The female builds the nest on a foundation of small twigs laid across thin branches. She makes the nest from grasses, fine twigs, roots, and tree moss. She lines the nest with a thick layer of ptarmigan or Spruce Grouse feathers, or with hair, lemming fur, wool, or downy plant material. The finished nest is up to 4 inches across with a nest cup of about 2.5 inches diameter and 2 inches deep. Redpolls may take material from old nests to make new ones, but typically do not reuse old nests.
Females do most of the searching for nest sites. They place their nests over thin horizontal branches or crotches in spruces, alders, and willows. Nests tend to be low to the ground or, on the tundra, placed on driftwood, rock ledges, or other low ground cover.
Common Redpolls are energetic little birds that forage in flocks, gleaning, fluttering, or hanging upside down in the farthest tips of tree branches. Like many finches, they have an undulating, up-and-down pattern when they fly. To keep order in flocks, redpolls have several ways of indicating their intentions. When quarreling with flockmates, a redpoll fluffs its plumage, faces its adversary, and opens its bill, sometimes jutting its chin to display the black face patch. Males court females but flying in slow circles while calling and singing. Males may feed females during courtship. You may see small flocks of this social species even during the breeding season; during migration they may group into the thousands. In winter, some redpolls roost in tunnels under the snow, where the snowpack provides insulation and stays much warmer than the night air.
Common Redpolls are numerous and they breed in the far north, away from large numbers of humans and many of their environmental impacts. Worldwide, their populations are likely in the tens of millions. When they come south to visit more densely populated areas, they can succumb to salmonella infections at feeders. In Europe, they have been trapped for food and to keep as cage birds, although this is less common today. It remains to be seen what changes climate change may cause for their boreal and tundra habitat.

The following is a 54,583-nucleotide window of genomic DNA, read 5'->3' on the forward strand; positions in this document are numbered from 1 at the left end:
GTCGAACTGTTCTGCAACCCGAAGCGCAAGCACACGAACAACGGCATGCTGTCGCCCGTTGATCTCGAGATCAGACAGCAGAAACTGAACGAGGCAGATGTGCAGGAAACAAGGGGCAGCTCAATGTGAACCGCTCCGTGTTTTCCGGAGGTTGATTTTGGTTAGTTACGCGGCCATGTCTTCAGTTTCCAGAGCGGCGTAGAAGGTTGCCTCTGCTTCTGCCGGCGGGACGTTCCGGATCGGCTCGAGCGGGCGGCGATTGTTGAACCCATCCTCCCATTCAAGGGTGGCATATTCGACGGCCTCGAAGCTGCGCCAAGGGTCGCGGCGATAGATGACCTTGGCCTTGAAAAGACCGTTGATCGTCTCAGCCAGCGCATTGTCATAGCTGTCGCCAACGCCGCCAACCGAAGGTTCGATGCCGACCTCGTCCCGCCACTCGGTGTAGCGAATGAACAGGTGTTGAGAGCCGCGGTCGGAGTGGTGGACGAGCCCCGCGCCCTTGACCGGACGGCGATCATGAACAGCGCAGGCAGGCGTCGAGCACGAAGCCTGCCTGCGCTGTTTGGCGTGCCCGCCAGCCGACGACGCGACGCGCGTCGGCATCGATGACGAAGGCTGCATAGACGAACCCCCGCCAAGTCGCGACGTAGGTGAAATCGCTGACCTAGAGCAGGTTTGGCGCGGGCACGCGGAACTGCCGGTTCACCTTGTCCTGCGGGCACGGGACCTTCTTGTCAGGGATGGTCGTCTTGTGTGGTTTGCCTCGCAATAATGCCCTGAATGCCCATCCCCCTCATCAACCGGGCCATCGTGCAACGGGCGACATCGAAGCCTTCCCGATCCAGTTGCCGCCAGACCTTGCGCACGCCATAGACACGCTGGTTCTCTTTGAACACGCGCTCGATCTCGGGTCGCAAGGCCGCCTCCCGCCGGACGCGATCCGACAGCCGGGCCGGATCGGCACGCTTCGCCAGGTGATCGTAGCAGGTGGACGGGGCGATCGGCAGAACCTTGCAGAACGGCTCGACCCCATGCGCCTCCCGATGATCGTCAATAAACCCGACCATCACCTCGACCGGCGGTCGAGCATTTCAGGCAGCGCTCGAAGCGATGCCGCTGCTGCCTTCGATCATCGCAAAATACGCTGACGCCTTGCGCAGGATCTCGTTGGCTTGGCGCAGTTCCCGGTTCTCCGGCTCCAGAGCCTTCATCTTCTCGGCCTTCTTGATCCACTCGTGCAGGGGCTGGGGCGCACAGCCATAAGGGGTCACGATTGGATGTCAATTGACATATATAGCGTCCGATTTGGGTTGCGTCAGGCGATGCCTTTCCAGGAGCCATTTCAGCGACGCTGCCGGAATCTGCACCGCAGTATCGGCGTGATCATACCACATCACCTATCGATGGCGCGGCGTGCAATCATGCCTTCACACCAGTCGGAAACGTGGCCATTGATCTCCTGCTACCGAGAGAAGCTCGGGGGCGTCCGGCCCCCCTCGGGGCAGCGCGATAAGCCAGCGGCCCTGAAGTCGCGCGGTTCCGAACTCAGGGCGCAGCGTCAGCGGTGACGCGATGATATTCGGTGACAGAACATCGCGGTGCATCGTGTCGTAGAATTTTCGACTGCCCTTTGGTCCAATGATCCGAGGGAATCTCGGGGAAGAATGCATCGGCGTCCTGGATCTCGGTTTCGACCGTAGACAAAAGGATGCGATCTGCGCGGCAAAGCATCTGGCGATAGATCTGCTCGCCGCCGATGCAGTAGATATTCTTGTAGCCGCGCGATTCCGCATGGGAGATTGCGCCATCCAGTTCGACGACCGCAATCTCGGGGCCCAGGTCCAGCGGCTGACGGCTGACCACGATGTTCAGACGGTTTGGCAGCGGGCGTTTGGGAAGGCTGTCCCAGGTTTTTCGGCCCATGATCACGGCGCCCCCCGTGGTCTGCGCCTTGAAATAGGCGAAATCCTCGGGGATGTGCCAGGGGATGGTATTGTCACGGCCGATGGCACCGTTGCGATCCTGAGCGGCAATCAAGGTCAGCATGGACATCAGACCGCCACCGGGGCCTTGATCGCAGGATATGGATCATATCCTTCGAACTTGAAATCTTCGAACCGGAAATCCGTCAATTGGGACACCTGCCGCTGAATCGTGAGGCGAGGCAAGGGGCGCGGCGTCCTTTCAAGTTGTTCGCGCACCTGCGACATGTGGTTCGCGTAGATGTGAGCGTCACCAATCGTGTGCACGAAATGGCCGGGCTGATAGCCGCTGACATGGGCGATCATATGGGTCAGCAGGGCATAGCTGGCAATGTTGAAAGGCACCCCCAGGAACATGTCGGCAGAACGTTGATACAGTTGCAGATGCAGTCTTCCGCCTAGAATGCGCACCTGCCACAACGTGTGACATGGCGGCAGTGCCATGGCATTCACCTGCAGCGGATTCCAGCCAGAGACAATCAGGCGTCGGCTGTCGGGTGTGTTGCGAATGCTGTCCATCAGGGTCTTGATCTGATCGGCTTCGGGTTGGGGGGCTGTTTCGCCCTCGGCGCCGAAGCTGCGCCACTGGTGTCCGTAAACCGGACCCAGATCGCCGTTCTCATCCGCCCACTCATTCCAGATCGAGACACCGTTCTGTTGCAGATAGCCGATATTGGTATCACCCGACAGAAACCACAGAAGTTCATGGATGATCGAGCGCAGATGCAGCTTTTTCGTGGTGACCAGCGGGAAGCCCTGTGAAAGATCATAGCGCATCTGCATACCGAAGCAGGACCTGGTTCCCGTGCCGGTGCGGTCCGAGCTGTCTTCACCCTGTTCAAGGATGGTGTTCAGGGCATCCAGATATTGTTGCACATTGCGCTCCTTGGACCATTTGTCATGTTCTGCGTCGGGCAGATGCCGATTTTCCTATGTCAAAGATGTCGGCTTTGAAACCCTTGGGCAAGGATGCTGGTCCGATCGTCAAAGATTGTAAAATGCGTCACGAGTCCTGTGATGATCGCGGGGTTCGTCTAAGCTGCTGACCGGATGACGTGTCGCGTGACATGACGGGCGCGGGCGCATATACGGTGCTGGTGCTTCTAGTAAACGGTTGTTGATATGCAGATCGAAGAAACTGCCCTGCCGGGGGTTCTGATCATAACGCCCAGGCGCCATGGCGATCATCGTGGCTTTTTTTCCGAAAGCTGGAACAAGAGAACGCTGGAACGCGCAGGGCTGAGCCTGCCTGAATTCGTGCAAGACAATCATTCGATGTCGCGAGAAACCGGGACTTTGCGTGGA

Irruptive migrant. Common Redpolls move south irregularly in winter following patterns in food supply. Along with Pine Siskins they are among the best known finches to do this. On a roughly 2-year cycle, redpolls come far south in winter and occasionally reach the central or southern United States. The movements generally correspond to the availability of seeds.
Common Redpolls eat seeds of a size to match their small bills. They’re particularly likely to come to thistle or nyjer feeders, though they may also take black oil sunflower or scavenge opened seeds left behind by larger-billed birds.
Find This Bird
Most people in North America get to see Common Redpolls only in the winter, when the birds come to feeders or forage on small seeds in trees or in weedy fields. Listen for their sharp, buzzy call notes and energetic trills and chatters. Keep in mind that they often form fairly large flocks that seem constantly in motion.
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Snowbird Season. Story and photographs in Living Bird magazine.